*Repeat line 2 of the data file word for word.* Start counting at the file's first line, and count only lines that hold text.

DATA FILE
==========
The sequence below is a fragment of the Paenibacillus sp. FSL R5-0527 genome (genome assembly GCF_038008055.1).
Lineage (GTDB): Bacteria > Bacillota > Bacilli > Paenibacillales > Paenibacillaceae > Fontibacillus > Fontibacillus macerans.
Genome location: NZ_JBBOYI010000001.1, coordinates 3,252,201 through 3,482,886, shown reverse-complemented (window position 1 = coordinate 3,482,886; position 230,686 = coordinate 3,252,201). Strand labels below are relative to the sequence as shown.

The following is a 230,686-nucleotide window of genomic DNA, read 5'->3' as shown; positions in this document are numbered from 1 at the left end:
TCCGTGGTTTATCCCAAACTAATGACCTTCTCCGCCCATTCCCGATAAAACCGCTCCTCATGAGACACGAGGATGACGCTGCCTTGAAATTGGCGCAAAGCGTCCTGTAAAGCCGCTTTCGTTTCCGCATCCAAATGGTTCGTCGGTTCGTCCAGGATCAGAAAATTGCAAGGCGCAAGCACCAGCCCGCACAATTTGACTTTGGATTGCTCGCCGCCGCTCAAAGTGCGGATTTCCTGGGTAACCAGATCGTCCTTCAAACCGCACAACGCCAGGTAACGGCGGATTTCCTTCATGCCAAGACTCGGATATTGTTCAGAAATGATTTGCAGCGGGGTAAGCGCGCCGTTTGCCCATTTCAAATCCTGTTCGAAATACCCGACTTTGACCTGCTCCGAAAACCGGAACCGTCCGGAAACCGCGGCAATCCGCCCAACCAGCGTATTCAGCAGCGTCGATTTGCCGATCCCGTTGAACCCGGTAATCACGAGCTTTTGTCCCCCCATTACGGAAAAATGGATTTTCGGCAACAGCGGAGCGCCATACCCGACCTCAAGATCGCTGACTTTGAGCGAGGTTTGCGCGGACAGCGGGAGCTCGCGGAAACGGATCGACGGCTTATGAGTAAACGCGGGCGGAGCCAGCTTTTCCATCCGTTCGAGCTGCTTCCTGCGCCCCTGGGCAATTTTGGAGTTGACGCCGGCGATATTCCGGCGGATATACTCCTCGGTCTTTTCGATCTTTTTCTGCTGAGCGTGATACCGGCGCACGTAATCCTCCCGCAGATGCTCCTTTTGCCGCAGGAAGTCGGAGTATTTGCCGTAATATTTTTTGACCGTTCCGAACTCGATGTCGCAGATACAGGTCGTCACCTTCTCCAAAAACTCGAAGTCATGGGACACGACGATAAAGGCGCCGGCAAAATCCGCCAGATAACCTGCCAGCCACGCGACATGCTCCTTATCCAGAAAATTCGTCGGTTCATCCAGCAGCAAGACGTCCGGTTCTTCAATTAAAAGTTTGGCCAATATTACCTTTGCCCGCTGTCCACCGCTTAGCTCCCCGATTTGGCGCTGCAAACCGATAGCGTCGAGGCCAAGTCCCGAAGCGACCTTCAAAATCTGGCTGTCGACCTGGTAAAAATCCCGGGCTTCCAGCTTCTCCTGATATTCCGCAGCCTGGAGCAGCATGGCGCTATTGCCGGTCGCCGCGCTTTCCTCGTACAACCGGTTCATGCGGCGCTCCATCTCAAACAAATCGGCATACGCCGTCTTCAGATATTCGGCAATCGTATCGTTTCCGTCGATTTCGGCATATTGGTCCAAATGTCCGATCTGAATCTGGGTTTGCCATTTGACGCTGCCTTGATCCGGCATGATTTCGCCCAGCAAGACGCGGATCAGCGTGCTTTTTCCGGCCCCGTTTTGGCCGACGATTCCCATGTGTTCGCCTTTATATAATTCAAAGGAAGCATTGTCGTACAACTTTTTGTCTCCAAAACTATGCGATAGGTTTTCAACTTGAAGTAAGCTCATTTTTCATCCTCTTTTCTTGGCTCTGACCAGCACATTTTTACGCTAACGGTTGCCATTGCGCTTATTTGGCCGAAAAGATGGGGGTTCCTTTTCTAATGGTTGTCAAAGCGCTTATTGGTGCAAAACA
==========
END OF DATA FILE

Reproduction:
Lineage (GTDB): Bacteria > Bacillota > Bacilli > Paenibacillales > Paenibacillaceae > Fontibacillus > Fontibacillus macerans.